There are definitely other reasons you may want to consider passing on a particular client. The best thing I can tell you is to listen to your gut. If something just doesn't feel right before you agree to the project, make sure that there aren't warning signs of a bigger issue coming down the tracks. If you can't see a clear start, middle and end to a project (or at least a specific phase of the project), have another look at your contract and your estimate and ask yourself if you think you are going to have trouble completing the project for the amount you quoted or how easy it will be to add to that quote if the project gets off track.

How much to charge?
One of the hardest things in the world to do is estimate how long something is going to take to complete. Think about the last time you set out to clean your garage. “oh, this will only take a few hours” turns to 2 full weekends pretty easily. The same is definitely true for web development.

There are several ways to charge you clients, but the two most common are; flat rate for an entire project, and hourly billing. No matter which you go with, you'll still have to do some sort of time estimate to gauge how long the project is going to take you. No client is going to blindly accept hourly billing not having any idea how long a project should take. Just like you aren't going to come up with a flat rate without having a general idea of how much time it's going to take.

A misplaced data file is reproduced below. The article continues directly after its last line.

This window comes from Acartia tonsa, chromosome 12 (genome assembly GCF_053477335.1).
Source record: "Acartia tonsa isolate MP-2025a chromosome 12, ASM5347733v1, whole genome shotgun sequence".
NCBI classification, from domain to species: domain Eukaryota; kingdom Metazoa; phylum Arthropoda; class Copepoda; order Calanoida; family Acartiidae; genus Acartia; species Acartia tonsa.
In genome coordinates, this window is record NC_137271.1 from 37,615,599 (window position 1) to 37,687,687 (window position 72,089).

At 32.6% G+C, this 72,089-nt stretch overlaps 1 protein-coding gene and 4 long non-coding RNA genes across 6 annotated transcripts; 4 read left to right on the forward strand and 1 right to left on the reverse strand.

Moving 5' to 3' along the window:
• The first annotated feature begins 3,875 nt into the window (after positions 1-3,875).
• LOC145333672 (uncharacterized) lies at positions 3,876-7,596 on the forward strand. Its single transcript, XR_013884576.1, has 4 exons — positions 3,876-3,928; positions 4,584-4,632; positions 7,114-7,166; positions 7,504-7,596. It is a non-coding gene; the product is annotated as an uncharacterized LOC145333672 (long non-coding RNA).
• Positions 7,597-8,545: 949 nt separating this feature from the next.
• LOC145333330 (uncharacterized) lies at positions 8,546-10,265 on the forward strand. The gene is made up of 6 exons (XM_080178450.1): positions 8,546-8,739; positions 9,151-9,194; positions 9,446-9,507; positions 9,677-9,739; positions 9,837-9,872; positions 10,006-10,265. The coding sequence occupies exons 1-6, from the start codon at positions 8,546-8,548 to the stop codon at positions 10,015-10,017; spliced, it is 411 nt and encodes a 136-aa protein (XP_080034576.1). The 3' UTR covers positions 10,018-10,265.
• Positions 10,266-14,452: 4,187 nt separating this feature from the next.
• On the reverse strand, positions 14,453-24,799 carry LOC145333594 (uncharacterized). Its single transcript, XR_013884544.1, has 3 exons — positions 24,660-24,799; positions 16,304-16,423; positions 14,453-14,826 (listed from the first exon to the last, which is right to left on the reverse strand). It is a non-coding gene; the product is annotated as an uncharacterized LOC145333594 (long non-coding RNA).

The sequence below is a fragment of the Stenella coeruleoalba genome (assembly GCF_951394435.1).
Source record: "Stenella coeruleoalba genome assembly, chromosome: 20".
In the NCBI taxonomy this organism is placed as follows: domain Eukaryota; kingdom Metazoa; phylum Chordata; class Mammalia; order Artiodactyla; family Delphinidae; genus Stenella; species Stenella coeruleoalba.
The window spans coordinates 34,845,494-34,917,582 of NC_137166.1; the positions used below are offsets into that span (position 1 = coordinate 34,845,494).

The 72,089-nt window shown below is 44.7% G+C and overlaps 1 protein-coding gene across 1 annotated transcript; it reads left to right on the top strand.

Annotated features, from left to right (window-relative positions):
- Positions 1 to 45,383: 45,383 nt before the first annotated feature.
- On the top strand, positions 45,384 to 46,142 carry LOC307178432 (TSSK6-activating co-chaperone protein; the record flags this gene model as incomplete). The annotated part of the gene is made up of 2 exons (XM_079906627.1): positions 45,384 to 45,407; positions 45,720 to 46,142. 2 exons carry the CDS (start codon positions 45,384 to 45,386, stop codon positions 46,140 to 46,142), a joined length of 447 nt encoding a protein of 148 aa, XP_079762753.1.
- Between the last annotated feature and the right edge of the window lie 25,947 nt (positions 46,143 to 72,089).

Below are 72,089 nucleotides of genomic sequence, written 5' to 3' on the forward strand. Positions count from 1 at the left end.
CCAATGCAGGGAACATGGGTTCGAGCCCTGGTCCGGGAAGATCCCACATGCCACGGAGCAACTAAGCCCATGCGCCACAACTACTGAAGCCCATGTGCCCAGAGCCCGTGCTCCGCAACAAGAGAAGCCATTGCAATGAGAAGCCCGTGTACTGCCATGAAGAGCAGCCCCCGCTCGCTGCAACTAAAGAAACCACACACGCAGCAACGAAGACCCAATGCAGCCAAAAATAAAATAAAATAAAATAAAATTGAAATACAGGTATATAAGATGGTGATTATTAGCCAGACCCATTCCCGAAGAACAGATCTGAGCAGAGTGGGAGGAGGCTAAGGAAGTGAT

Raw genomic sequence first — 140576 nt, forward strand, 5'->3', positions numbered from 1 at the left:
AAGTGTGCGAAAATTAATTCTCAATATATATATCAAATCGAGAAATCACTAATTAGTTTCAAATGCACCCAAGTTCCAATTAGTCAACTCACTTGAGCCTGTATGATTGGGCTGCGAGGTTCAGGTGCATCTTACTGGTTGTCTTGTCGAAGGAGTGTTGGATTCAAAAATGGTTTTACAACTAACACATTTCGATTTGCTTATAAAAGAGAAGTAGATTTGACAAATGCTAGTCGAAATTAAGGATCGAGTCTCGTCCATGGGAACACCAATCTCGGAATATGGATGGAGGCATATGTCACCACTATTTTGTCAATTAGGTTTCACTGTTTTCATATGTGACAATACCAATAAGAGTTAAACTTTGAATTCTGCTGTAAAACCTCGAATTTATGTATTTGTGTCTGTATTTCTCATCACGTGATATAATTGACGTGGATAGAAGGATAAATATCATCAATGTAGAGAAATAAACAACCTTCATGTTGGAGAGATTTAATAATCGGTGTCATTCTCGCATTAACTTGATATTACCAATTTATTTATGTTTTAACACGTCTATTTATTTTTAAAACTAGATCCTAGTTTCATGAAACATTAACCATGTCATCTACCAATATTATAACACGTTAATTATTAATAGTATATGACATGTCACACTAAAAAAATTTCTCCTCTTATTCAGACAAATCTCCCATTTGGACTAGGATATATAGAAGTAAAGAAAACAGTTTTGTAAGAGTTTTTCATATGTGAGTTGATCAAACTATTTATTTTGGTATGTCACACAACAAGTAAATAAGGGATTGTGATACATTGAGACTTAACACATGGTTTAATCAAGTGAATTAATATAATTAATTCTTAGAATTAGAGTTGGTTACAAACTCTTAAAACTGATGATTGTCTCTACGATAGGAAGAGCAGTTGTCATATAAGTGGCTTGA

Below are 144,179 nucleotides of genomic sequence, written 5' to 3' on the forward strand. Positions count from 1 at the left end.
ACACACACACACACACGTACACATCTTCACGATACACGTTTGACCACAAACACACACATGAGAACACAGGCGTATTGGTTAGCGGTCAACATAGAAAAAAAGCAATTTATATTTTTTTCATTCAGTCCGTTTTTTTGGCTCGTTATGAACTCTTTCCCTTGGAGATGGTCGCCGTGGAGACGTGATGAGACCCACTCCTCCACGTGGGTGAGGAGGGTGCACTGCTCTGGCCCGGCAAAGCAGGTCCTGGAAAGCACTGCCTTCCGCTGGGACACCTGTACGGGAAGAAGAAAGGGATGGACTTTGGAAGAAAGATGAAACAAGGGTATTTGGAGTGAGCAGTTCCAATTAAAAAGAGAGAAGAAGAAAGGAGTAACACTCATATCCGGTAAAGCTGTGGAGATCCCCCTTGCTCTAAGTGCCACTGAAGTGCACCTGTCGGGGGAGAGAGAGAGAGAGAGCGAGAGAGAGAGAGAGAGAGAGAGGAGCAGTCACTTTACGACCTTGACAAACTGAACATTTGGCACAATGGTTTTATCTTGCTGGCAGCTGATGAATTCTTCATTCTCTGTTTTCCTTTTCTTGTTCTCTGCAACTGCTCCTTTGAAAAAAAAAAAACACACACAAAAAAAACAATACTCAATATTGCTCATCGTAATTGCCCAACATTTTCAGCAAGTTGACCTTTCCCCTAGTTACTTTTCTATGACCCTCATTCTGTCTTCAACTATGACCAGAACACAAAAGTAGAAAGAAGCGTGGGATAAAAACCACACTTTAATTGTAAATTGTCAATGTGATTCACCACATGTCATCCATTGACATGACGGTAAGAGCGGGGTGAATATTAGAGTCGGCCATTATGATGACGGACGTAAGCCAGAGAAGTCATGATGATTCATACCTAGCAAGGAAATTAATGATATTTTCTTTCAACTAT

How much you charge per hour is entirely up to you. You will have to play with your pricing over time. One of the suggestions was that every six months raise your prices. If you aren't seeing a rise in clients turning you down for being too expensive, then you likely weren't charging enough before.

It was very comforting to hear a room full of people who were all on much the same path as we are, but at different points in their own journey. I feel that we (9seeds) are still in the early stages of our companies development and still have a ways to go before we really find our stride. I left this session with a ton of ideas and am looking forward to implementing several of them very soon!